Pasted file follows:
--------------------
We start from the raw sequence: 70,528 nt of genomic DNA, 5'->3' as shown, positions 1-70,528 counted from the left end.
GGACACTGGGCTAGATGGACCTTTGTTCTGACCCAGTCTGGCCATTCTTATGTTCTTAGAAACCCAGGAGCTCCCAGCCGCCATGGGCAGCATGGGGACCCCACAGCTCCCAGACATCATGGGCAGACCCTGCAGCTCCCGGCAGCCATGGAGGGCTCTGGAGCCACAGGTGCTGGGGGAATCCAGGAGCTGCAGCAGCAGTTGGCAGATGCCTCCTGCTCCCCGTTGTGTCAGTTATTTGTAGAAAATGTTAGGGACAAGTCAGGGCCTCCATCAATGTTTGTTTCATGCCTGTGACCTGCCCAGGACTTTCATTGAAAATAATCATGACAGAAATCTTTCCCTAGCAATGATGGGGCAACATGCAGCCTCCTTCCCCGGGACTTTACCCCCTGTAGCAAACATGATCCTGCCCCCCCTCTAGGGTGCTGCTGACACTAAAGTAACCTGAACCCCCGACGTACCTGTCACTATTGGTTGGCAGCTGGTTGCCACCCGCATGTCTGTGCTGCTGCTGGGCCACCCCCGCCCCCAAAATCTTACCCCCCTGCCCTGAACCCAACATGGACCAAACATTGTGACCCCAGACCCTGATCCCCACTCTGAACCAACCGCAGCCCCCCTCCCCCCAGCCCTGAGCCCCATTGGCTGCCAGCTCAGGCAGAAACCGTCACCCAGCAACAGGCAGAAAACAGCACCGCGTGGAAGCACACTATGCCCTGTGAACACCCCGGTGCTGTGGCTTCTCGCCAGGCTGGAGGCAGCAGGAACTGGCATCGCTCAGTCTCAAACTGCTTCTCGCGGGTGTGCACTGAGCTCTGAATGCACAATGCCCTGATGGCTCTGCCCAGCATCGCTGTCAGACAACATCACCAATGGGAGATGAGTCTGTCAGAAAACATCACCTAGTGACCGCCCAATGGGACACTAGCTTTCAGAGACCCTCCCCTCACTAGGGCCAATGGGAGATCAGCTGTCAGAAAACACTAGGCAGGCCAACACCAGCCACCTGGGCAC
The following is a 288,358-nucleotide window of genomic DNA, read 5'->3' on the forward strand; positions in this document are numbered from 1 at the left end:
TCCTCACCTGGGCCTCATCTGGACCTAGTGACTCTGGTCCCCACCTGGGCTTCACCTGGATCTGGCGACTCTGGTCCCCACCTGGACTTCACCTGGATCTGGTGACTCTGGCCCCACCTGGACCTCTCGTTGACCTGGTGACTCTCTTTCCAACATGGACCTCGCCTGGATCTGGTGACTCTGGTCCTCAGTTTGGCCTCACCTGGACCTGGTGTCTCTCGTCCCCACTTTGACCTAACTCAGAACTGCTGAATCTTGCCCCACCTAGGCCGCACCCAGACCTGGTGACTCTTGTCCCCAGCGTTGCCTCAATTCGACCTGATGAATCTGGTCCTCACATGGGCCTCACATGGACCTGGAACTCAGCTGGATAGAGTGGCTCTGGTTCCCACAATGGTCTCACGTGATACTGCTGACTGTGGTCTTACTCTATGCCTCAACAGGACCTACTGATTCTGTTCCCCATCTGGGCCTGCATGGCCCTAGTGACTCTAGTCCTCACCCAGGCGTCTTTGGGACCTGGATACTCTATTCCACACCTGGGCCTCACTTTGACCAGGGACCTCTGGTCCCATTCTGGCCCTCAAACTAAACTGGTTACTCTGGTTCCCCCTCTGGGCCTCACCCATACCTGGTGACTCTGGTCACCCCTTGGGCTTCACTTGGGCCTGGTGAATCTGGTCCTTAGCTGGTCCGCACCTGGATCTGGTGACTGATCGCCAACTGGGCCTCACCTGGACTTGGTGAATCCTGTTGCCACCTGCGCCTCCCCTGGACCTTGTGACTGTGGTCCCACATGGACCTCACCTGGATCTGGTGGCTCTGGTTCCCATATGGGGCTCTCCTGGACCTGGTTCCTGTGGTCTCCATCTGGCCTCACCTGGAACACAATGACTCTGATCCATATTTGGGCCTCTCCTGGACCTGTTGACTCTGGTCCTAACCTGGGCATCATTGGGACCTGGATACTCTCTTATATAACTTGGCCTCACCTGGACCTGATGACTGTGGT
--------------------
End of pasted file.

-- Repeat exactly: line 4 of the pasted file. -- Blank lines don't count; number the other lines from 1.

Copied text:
TCCTCACCTGGGCCTCATCTGGACCTAGTGACTCTGGTCCCCACCTGGGCTTCACCTGGATCTGGCGACTCTGGTCCCCACCTGGACTTCACCTGGATCTGGTGACTCTGGCCCCACCTGGACCTCTCGTTGACCTGGTGACTCTCTTTCCAACATGGACCTCGCCTGGATCTGGTGACTCTGGTCCTCAGTTTGGCCTCACCTGGACCTGGTGTCTCTCGTCCCCACTTTGACCTAACTCAGAACTGCTGAATCTTGCCCCACCTAGGCCGCACCCAGACCTGGTGACTCTTGTCCCCAGCGTTGCCTCAATTCGACCTGATGAATCTGGTCCTCACATGGGCCTCACATGGACCTGGAACTCAGCTGGATAGAGTGGCTCTGGTTCCCACAATGGTCTCACGTGATACTGCTGACTGTGGTCTTACTCTATGCCTCAACAGGACCTACTGATTCTGTTCCCCATCTGGGCCTGCATGGCCCTAGTGACTCTAGTCCTCACCCAGGCGTCTTTGGGACCTGGATACTCTATTCCACACCTGGGCCTCACTTTGACCAGGGACCTCTGGTCCCATTCTGGCCCTCAAACTAAACTGGTTACTCTGGTTCCCCCTCTGGGCCTCACCCATACCTGGTGACTCTGGTCACCCCTTGGGCTTCACTTGGGCCTGGTGAATCTGGTCCTTAGCTGGTCCGCACCTGGATCTGGTGACTGATCGCCAACTGGGCCTCACCTGGACTTGGTGAATCCTGTTGCCACCTGCGCCTCCCCTGGACCTTGTGACTGTGGTCCCACATGGACCTCACCTGGATCTGGTGGCTCTGGTTCCCATATGGGGCTCTCCTGGACCTGGTTCCTGTGGTCTCCATCTGGCCTCACCTGGAACACAATGACTCTGATCCATATTTGGGCCTCTCCTGGACCTGTTGACTCTGGTCCTAACCTGGGCATCATTGGGACCTGGATACTCTCTTATATAACTTGGCCTCACCTGGACCTGATGACTGTGGT